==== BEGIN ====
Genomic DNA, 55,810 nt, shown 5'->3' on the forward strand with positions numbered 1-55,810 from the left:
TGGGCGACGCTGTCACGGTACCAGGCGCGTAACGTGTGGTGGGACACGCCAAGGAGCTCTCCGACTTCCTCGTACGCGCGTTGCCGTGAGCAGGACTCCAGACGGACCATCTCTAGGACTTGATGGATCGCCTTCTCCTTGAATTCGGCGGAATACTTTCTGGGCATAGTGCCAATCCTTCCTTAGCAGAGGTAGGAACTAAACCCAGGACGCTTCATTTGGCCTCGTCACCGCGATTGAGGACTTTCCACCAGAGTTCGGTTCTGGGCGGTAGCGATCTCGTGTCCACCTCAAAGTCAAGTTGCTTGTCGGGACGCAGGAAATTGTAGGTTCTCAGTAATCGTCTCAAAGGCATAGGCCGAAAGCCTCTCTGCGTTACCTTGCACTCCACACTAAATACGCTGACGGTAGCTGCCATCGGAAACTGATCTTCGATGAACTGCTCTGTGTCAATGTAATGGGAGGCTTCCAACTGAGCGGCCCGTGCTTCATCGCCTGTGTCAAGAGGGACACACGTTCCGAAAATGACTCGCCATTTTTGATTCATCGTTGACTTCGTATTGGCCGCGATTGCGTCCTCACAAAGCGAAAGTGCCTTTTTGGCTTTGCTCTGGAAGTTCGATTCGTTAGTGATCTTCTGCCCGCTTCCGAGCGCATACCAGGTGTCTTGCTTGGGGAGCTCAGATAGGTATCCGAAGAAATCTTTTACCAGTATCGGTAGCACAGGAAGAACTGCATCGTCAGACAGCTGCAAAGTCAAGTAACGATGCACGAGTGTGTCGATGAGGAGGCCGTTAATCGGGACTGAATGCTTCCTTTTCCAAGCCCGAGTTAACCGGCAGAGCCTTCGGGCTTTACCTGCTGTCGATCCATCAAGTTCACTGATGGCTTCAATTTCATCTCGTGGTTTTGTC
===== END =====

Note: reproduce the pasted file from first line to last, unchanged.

Genomic DNA, 55,810 nt, shown 5'->3' on the forward strand with positions numbered 1-55,810 from the left:
TGGGCGACGCTGTCACGGTACCAGGCGCGTAACGTGTGGTGGGACACGCCAAGGAGCTCTCCGACTTCCTCGTACGCGCGTTGCCGTGAGCAGGACTCCAGACGGACCATCTCTAGGACTTGATGGATCGCCTTCTCCTTGAATTCGGCGGAATACTTTCTGGGCATAGTGCCAATCCTTCCTTAGCAGAGGTAGGAACTAAACCCAGGACGCTTCATTTGGCCTCGTCACCGCGATTGAGGACTTTCCACCAGAGTTCGGTTCTGGGCGGTAGCGATCTCGTGTCCACCTCAAAGTCAAGTTGCTTGTCGGGACGCAGGAAATTGTAGGTTCTCAGTAATCGTCTCAAAGGCATAGGCCGAAAGCCTCTCTGCGTTACCTTGCACTCCACACTAAATACGCTGACGGTAGCTGCCATCGGAAACTGATCTTCGATGAACTGCTCTGTGTCAATGTAATGGGAGGCTTCCAACTGAGCGGCCCGTGCTTCATCGCCTGTGTCAAGAGGGACACACGTTCCGAAAATGACTCGCCATTTTTGATTCATCGTTGACTTCGTATTGGCCGCGATTGCGTCCTCACAAAGCGAAAGTGCCTTTTTGGCTTTGCTCTGGAAGTTCGATTCGTTAGTGATCTTCTGCCCGCTTCCGAGCGCATACCAGGTGTCTTGCTTGGGGAGCTCAGATAGGTATCCGAAGAAATCTTTTACCAGTATCGGTAGCACAGGAAGAACTGCATCGTCAGACAGCTGCAAAGTCAAGTAACGATGCACGAGTGTGTCGATGAGGAGGCCGTTAATCGGGACTGAATGCTTCCTTTTCCAAGCCCGAGTTAACCGGCAGAGCCTTCGGGCTTTACCTGCTGTCGATCCATCAAGTTCACTGATGGCTTCAATTTCATCTCGTGGTTTTGTC